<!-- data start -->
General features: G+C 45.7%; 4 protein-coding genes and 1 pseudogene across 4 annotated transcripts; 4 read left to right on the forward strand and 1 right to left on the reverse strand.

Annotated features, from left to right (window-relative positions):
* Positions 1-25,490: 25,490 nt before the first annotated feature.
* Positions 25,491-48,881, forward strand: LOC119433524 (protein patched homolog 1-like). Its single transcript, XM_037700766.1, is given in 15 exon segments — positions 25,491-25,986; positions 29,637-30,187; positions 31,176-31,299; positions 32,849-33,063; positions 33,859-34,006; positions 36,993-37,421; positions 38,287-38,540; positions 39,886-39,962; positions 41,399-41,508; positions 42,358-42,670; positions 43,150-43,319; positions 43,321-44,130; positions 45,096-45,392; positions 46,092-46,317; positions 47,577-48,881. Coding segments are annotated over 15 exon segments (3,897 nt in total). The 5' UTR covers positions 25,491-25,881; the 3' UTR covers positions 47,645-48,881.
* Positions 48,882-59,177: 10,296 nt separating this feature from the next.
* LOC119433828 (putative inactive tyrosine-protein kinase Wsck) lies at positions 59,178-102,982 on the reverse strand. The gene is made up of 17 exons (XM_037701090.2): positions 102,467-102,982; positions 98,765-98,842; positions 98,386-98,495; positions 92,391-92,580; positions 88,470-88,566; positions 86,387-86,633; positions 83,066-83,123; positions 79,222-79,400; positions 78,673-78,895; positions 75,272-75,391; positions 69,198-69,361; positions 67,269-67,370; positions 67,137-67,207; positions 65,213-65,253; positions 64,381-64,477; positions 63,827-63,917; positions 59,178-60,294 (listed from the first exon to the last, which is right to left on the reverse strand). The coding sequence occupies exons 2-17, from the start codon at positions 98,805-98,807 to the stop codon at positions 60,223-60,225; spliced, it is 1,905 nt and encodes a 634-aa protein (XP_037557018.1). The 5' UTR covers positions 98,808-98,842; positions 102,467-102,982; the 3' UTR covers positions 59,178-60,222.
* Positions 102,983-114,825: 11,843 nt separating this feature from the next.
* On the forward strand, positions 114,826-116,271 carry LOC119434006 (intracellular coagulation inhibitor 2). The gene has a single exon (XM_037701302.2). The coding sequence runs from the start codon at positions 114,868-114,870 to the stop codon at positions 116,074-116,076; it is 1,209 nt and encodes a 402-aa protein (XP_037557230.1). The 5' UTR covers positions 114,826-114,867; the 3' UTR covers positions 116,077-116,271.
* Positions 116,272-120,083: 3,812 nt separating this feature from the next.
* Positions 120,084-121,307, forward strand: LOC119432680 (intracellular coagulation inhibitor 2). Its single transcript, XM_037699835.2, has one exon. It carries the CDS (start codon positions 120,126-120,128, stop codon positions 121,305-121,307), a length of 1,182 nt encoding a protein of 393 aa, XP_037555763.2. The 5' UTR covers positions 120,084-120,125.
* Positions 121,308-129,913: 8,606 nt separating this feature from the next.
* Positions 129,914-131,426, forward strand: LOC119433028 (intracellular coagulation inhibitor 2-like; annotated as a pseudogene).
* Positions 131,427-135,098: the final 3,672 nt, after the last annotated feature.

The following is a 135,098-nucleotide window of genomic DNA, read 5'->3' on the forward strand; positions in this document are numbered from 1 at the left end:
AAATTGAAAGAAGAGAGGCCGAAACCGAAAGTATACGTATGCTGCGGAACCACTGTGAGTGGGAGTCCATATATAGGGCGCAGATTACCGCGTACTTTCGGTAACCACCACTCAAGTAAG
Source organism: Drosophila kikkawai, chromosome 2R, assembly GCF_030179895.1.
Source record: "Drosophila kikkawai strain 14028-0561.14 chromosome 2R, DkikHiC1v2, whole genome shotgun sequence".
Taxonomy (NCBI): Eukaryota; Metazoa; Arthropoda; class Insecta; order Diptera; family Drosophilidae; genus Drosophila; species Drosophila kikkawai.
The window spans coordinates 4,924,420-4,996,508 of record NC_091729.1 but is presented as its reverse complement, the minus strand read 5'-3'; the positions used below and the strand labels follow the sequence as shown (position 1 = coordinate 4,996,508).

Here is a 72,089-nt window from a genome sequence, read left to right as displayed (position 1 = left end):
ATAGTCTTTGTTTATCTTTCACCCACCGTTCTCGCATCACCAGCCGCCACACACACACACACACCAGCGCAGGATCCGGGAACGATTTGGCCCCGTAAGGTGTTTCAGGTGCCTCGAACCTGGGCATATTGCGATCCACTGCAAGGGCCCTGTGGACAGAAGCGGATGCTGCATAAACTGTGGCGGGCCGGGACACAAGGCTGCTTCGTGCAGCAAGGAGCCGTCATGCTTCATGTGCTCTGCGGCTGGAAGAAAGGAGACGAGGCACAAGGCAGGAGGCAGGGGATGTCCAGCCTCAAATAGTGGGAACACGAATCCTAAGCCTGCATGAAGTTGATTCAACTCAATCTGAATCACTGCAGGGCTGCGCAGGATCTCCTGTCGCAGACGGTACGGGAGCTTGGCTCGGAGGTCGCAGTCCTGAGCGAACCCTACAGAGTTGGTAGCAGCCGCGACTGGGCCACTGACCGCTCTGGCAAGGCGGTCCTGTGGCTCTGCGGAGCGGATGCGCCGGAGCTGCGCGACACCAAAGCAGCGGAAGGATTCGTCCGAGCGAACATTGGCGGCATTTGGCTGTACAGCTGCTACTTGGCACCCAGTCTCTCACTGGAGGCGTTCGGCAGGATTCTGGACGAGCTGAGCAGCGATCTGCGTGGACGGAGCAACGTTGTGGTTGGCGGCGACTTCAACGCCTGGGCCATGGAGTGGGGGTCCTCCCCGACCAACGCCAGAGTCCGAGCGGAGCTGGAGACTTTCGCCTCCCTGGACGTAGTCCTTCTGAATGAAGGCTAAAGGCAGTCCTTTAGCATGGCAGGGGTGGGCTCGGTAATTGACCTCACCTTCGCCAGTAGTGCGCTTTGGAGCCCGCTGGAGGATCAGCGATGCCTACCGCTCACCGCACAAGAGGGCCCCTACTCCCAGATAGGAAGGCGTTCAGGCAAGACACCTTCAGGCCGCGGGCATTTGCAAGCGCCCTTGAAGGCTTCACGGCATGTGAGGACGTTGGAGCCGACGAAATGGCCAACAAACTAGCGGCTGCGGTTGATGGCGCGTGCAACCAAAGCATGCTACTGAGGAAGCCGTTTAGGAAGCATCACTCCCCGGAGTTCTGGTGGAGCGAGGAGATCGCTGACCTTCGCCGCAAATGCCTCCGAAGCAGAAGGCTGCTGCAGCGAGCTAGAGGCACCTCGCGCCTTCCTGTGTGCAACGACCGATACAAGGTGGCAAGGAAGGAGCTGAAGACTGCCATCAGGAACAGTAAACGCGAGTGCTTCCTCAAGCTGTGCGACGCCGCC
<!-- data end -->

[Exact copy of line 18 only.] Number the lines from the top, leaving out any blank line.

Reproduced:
Taxonomy (NCBI): Eukaryota; Metazoa; Arthropoda; class Insecta; order Diptera; family Drosophilidae; genus Drosophila; species Drosophila kikkawai.